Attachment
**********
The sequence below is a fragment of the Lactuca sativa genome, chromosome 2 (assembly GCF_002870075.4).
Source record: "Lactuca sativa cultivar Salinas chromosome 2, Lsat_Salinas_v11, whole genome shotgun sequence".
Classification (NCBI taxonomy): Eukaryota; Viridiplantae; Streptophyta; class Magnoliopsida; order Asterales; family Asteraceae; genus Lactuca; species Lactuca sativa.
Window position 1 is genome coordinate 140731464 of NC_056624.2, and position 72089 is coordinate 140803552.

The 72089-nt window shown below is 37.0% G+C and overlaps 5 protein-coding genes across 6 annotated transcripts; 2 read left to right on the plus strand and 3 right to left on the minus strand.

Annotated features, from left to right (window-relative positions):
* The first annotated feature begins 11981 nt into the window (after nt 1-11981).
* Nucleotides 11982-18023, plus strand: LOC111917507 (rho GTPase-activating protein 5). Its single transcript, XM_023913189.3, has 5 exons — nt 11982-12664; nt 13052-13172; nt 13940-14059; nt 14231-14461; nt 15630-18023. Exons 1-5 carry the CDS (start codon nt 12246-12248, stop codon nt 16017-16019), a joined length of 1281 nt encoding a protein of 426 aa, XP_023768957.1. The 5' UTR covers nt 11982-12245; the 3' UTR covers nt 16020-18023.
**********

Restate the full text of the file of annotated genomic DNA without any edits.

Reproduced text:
The sequence below is a fragment of the Lactuca sativa genome, chromosome 2 (assembly GCF_002870075.4).
Source record: "Lactuca sativa cultivar Salinas chromosome 2, Lsat_Salinas_v11, whole genome shotgun sequence".
Classification (NCBI taxonomy): Eukaryota; Viridiplantae; Streptophyta; class Magnoliopsida; order Asterales; family Asteraceae; genus Lactuca; species Lactuca sativa.
Window position 1 is genome coordinate 140731464 of NC_056624.2, and position 72089 is coordinate 140803552.

The 72089-nt window shown below is 37.0% G+C and overlaps 5 protein-coding genes across 6 annotated transcripts; 2 read left to right on the plus strand and 3 right to left on the minus strand.

Annotated features, from left to right (window-relative positions):
* The first annotated feature begins 11981 nt into the window (after nt 1-11981).
* Nucleotides 11982-18023, plus strand: LOC111917507 (rho GTPase-activating protein 5). Its single transcript, XM_023913189.3, has 5 exons — nt 11982-12664; nt 13052-13172; nt 13940-14059; nt 14231-14461; nt 15630-18023. Exons 1-5 carry the CDS (start codon nt 12246-12248, stop codon nt 16017-16019), a joined length of 1281 nt encoding a protein of 426 aa, XP_023768957.1. The 5' UTR covers nt 11982-12245; the 3' UTR covers nt 16020-18023.